Countdown To CAT 2016

Hi CAT crusher,

Today I am starting a new series: Countdown to CAT. The objective of this series is to guide you and similar MBA aspirants through what you should be focussing on in the home stretch.

CAT is on 4th December, 2016 (I call it the C-day). Less than 4 weeks left for prep. Whether you have been actively preparing for CAT, or you feel it might be too late for you this year, doesn’t matter. These last days will decide whether you make it or not.

In other words, even if you are scoring 95+ percentile on mock tests, you haven’t made it yet. And, even if you feel you it is too late for you to start prep for this year’s CAT, it is not.

The make or break will happen in this last mile

The mindset game

Consider this: You have already filled up the CAT form. You are going to go spend those 180 minutes in your centre on the first Sunday of December this year. So, might as well make the most of whatever time you have left.

If you are tied down with project work/ exams/ clients/ managers’ expectations – that’s fine. You need to decide what your priorities are and for the next few days they should be aligned with your actions.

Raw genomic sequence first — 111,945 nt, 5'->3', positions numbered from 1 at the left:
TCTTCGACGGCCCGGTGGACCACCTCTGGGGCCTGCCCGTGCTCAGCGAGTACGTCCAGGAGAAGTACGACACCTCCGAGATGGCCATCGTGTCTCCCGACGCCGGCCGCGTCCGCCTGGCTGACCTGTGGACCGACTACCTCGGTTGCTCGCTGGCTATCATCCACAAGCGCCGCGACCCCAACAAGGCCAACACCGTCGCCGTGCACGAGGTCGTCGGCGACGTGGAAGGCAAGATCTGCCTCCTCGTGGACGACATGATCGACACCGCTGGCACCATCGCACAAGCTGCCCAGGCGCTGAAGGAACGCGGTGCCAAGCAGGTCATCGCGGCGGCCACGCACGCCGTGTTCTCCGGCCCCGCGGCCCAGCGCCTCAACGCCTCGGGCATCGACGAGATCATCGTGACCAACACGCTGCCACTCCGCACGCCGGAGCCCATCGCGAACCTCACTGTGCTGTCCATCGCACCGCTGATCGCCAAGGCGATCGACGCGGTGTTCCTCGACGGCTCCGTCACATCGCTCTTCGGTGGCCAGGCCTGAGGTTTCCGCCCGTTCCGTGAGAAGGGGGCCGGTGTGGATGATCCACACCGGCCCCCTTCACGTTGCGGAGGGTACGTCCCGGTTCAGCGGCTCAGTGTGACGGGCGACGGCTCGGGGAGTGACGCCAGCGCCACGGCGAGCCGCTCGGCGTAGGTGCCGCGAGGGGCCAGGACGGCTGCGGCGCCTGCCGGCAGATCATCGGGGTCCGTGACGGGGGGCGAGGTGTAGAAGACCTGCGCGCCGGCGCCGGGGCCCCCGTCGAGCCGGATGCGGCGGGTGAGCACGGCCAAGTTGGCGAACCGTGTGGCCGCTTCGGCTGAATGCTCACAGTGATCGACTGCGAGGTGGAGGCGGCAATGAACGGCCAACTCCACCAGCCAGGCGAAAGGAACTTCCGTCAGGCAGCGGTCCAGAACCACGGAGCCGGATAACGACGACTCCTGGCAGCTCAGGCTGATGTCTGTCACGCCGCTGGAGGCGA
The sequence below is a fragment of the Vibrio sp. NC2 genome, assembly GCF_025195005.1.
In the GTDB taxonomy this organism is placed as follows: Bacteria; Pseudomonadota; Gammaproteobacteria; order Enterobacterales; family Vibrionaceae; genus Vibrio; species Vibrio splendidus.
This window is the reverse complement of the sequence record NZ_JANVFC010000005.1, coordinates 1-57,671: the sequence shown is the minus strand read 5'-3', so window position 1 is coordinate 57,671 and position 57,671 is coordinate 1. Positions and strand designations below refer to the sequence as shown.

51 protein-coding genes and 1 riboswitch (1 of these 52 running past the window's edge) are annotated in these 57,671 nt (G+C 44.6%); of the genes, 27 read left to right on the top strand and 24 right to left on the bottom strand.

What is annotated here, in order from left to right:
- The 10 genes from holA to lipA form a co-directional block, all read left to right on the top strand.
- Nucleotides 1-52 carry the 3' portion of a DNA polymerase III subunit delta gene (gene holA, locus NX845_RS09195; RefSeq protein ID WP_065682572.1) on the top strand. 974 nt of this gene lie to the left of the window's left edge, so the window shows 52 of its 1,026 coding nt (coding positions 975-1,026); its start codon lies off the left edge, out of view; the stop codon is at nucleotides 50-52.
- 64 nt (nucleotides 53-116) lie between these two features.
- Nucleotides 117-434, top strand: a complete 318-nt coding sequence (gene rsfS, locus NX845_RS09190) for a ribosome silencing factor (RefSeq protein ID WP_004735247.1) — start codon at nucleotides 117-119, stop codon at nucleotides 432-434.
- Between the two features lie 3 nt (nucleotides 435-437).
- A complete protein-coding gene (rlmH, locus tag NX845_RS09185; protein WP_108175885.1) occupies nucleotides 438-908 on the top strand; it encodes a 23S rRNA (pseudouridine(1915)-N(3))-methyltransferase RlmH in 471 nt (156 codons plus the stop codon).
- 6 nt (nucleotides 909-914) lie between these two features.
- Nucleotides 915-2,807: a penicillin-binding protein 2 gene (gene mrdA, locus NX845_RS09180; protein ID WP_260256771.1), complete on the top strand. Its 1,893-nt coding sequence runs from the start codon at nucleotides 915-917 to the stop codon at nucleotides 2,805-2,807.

Align your priorities with your actions

If you are a college student with exams coming up, form a schedule to try to handle both. I am sure you can take out 2 hours every day for CAT prep if you set your mind to it.

If you are working, talk with your manager and tell him how you are preparing for CAT and you’ll not be able to spend more than the requisite 8 hours in office over the next few days. I used to work in TCS while preparing, and I did exactly that. My manager turned out to be completely supportive.

Unsure whether MBA is right for you?

Great! It means you are not sure that MBA is wrong for you. So, leave your doubts aside for the remaining few days. No one will force you to join an MBA program just because you did well in CAT. It will still be your decision eventually. But for now, think about what if you do decide later on that MBA is the right call for you. Why waste an opportunity, right.

I am not asking you to invert your life all together. I am not asking you to spend 8 hours a day preparing for CAT (in fact, please don’t – aptitude prep needs a fresh mind). All I am saying is, flip that switch to on position in your mind. The one called POSITIVE MINDSET. Everything else will follow.

Heck, even if you don’t make it eventually, you can be proud that you gave it your everything.

Ok, getting to the prep aspect now.

What you would have already accomplished